Bradley

BUPD updated security measures in Markin Recreation Center, allowing welcome desk workers to verify student identities based on their ID card photos.

BU ups ID security in Markin

BUPD updated security measures in Markin Recreation Center, allowing welcome desk workers to verify student identities based on their ID card photos.

BUPD updated security measures in Markin Recreation Center, allowing welcome desk workers to verify student identities based on their ID card photos.

The Markin Recreation Center has implemented new security measures this year with its ID scanners.

Each time students swipe Bradley IDs to gain access to Markin facilities, their pictures appear on the welcome desk computer screens.

Bradley University Police Department Chief Brian Joschko said if the entering guest does not match the picture on the screen, desk operators are instructed to call the police.

“We do not want students confronting people who have committed a crime,” Joschko said.

According to Joschko, Markin is a “state-of-the-art facility,” and it is to be expected that people other than Bradley students want to use it.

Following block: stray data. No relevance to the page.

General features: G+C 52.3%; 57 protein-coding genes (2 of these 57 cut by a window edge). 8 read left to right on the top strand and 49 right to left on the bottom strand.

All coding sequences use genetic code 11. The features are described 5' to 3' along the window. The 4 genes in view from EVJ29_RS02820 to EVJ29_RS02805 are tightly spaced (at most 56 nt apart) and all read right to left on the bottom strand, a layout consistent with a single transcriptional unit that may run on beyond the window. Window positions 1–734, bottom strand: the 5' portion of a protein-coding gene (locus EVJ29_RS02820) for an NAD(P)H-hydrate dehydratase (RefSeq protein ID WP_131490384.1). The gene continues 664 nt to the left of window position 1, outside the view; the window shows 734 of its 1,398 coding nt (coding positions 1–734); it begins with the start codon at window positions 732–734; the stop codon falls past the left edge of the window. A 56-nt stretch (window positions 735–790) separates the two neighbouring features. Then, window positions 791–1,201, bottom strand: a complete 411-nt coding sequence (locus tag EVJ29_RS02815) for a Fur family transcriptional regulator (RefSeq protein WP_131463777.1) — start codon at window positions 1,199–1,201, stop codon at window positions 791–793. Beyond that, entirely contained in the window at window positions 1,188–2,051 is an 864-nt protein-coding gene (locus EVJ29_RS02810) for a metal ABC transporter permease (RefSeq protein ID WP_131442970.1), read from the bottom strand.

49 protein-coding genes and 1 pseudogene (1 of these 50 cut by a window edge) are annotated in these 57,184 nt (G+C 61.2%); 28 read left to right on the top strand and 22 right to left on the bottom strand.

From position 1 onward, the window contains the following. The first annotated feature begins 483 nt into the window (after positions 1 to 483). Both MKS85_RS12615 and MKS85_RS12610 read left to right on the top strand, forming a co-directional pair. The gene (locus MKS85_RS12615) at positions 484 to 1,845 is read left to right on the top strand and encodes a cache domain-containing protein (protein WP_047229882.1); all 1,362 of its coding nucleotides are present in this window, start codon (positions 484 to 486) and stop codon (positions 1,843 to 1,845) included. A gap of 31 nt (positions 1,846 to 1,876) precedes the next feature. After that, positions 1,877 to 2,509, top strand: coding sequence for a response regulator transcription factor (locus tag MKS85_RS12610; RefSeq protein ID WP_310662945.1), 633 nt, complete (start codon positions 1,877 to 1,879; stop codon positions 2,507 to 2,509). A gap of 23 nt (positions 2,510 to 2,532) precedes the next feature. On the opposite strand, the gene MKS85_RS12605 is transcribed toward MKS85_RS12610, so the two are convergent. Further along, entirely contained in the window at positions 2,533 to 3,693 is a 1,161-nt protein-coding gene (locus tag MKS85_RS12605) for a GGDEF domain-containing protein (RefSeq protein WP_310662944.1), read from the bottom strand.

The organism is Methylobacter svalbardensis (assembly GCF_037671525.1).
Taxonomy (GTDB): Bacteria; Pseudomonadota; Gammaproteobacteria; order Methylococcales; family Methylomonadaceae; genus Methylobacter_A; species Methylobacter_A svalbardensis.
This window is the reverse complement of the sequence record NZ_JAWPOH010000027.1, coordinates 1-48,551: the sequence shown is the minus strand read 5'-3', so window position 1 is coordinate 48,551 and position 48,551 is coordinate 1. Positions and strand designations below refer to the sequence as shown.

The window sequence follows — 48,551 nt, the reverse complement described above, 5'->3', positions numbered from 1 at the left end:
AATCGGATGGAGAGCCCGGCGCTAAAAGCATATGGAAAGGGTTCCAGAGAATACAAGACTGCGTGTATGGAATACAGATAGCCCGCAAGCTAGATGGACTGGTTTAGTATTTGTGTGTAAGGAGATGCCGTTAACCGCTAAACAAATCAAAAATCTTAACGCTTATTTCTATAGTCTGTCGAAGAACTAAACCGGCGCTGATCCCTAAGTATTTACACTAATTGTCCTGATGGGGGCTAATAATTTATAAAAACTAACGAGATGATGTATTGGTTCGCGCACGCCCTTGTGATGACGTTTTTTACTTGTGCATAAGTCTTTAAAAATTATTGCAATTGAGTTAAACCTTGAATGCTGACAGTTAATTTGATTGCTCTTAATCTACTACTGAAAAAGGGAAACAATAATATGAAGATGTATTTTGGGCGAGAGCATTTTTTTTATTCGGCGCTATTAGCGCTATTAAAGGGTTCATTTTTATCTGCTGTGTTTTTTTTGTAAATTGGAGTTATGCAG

There have been nine incidents in October where a non-student tried to use a university ID card to obtain entrance into the center.

One of the people was banned from all Bradley properties and three were banned from Markin this month. But Joschko said people are banned from university property only if they have committed a crime and have no reason for being on campus.

“Usually it involves one student using another student’s ID,” Joschko said. “In that case, we take the ID and give it back to the student whose ID it is.”

Front desk operators will turn away all students who say they forgot their IDs.

If visiting siblings or community members want to use the center, they may purchase a $5 guest pass at the front desk.

“As far as [non-students], using another person’s ID to access a closed or private facility rather than paying the guest fee would constitute criminal trespass and theft of services, both of which are misdemeanor crimes,” Joschko said.

With the high number of student access violations occurring, Joschko said the university’s administration is reviewing various enforcement options for access entry to Markin.

“I believe that once students fully understand the consequences, fewer incidents will occur,” Joschko said.

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